All of the trees in the row planted in line with the wall had been claimed. At each stood a man with a cart, usually made by a converting an old-fashioned baby carriage, offering a startling range of goods and services. I still smoked back then, and I went to the third tree from the left, where a little man, dressed winter and summer in a long-sleeved shirt covered by a hairy jumper, would refill my lighter. After being caught out by a burst of gas the first time I went to him, I always stood upwind when he inserted the nozzle of a bottle of butane into my lighter and refilled it. At other times I waited as he started up his portable generator and turned on his laminating machine to cover a new identity card or travel pass with plastic. Along with the men at the other trees he sold mobile phone cases, pens, worry beads and an assortment of other small things…

If you enjoyed reading this brief experience with Turkish shoe shine men, you can read about my other experiences in Turkey in Exploring Turkish Landscapes: Crossing Inner Boundaries.

Similar Posts

One Comment

  1. The year 2002 Another story was beginning for me in Kayseri.It was the first year of my college life. My origin is Kapadokya however I was born in Ankara. I thought the life would be similar to Nevşehir in Kayseri and chose to study there but It showed me the diversity again.

    I would like to share a significant part of my first year in Kayseri; I went to Kayseri alone to register school, it was the first day (if I’m not wrong), a man in the Mimar Sinan park stared on me by a very weird way! Then he came close and started to chat with me. He realized that I was a stranger and we encountered a police officer soon. The police asked me if I know him or not. I just told that we had just met.

    I heard a similar story by another student in my dormitory. Then I started to afraid of my further days in Kayseri. But it changed… I found a girlfriend and this kind of strange thing never happen again. But I had another serious problem. She was taller then me ! The vital catastrophic problem was that and finished…It was the first time I realized that as a 170cm man I’m under the average and there is no way to change this.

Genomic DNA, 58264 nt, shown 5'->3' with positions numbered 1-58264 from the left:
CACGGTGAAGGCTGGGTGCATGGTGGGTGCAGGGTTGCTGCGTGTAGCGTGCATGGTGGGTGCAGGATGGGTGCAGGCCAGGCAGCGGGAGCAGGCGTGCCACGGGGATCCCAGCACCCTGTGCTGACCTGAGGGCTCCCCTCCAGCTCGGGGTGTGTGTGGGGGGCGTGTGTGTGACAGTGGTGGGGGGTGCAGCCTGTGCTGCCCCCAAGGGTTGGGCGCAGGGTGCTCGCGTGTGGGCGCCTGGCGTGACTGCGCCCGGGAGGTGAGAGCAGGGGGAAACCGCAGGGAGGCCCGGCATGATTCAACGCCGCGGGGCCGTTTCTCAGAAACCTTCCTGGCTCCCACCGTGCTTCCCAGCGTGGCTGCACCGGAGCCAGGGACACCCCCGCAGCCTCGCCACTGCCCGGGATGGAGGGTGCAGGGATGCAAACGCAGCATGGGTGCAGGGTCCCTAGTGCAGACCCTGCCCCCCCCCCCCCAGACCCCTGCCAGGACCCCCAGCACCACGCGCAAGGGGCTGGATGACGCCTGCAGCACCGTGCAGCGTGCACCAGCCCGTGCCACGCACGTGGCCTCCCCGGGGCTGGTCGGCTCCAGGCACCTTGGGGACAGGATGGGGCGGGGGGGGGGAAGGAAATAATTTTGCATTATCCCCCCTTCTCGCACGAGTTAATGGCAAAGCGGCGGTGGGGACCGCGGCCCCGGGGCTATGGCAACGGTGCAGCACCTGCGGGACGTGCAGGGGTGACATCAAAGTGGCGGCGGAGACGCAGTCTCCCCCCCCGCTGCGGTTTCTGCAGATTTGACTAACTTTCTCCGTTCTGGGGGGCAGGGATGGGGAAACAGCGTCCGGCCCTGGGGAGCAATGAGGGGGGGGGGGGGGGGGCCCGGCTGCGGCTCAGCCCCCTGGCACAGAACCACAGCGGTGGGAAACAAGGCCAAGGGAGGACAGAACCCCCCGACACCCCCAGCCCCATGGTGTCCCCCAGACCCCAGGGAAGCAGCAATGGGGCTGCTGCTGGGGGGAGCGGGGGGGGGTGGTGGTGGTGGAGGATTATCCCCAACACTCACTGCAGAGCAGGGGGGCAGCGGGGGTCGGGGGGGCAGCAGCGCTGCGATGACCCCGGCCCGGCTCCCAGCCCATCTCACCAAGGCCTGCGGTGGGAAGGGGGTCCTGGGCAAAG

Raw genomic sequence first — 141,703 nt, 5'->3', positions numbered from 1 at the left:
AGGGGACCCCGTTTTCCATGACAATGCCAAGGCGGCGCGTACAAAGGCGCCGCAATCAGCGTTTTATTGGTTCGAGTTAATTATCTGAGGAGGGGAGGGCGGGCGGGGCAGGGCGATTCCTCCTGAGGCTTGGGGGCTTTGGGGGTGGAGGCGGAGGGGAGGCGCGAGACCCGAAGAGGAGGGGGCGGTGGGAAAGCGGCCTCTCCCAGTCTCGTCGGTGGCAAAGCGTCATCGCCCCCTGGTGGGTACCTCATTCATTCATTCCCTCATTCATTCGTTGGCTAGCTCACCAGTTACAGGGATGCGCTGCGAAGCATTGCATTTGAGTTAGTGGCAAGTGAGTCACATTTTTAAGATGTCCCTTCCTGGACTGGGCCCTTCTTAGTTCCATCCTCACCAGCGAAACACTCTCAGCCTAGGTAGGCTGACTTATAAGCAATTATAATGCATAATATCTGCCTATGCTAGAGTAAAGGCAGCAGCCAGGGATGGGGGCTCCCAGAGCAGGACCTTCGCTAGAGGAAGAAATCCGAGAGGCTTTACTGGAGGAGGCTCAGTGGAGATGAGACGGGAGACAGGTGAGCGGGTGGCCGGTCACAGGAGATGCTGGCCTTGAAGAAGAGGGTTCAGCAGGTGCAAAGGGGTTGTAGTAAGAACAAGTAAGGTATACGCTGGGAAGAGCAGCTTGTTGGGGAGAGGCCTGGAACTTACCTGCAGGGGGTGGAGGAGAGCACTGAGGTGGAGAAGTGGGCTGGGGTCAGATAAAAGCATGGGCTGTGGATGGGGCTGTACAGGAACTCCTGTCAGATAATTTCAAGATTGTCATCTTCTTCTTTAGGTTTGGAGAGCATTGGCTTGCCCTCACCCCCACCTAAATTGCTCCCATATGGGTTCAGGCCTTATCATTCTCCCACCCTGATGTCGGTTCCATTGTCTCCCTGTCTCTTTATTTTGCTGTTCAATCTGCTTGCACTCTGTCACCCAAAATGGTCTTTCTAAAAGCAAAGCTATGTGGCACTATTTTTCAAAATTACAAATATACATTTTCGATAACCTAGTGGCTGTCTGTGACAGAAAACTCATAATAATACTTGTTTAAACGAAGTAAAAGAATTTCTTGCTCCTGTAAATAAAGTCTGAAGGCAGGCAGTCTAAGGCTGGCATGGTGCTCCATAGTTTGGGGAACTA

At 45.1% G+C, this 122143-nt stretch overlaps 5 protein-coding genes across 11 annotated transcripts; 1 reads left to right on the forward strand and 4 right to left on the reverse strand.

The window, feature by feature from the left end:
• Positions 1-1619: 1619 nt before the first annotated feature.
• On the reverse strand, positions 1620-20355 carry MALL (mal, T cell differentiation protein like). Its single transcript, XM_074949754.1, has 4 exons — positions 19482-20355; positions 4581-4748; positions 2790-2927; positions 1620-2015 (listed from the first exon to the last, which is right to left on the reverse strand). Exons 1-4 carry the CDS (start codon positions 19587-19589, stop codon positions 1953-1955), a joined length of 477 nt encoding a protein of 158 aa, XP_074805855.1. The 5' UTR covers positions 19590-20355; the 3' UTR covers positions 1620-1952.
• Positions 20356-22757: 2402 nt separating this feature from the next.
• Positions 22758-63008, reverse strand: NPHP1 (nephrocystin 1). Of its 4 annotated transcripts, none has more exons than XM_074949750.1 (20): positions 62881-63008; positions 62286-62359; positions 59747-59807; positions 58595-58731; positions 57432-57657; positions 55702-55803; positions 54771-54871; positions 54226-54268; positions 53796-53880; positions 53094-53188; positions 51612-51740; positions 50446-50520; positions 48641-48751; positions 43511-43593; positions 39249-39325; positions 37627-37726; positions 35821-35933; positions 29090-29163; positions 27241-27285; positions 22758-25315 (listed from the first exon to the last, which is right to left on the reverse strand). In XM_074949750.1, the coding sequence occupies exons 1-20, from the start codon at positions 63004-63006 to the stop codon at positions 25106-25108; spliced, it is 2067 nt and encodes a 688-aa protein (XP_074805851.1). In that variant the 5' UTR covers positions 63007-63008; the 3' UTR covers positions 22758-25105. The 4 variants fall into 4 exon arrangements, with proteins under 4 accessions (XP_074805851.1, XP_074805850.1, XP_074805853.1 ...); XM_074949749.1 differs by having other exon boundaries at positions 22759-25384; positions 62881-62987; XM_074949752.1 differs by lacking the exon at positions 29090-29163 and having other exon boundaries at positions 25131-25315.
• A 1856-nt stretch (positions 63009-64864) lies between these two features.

The first year was English prep. class. Sure I have good memories worth remembering. Lisa Morrow and her husband Kim were a big part of it . Lisa was one of my English lecturer at school ,also Yeşer Eren and Mrs. Sevgi … Very special thanks to you all ! I have been in Istanbul many times and I live in Ankara, Sure I’ll buy Lisa’s book but I would like to share my prior opinions;

    I think the diversity of people in Turkey is one of its wealths. You can observe it in Istanbul rather than Kayseri. Sure Kayseri carries Selcuk and Ottoman traces but the people living in Kayseri are almost the same. But Istanbul ! It presents you what you look for. Beside this its is full of surprises. As if the smell of the Bosphorus mixed into the food! In fact the point is that it smells, it smells of history, it smells of culture, it smells of trade and more. Ankara has different smells its more official, more army and more serious.

    Hearing from you made me really happy, thanks for sharing your observations and life, its a very significant work for us, I wish you success, even though you succeed already in my opinion.

    Sincerely ,


Leave a Reply

Your email address will not be published. Required fields are marked *

This site uses Akismet to reduce spam. Learn how your comment data is processed.